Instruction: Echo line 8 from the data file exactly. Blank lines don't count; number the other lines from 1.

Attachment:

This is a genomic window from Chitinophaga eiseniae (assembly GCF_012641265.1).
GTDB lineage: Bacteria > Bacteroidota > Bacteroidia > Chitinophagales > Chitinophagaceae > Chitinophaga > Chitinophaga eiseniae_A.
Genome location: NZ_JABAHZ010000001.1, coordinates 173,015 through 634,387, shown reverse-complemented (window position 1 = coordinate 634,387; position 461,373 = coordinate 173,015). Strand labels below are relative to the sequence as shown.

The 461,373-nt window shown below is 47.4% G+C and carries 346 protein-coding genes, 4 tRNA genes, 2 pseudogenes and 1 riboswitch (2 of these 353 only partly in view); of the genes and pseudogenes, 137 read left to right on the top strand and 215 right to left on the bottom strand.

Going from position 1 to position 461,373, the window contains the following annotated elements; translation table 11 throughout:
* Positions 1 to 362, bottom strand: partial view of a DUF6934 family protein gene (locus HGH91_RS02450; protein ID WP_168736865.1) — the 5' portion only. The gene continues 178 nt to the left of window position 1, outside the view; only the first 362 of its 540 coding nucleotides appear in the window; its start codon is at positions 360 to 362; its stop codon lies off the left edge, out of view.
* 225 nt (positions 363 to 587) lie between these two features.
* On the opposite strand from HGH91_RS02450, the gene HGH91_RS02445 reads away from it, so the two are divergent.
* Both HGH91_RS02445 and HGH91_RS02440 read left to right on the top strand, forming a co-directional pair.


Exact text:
* On the opposite strand from HGH91_RS02450, the gene HGH91_RS02445 reads away from it, so the two are divergent.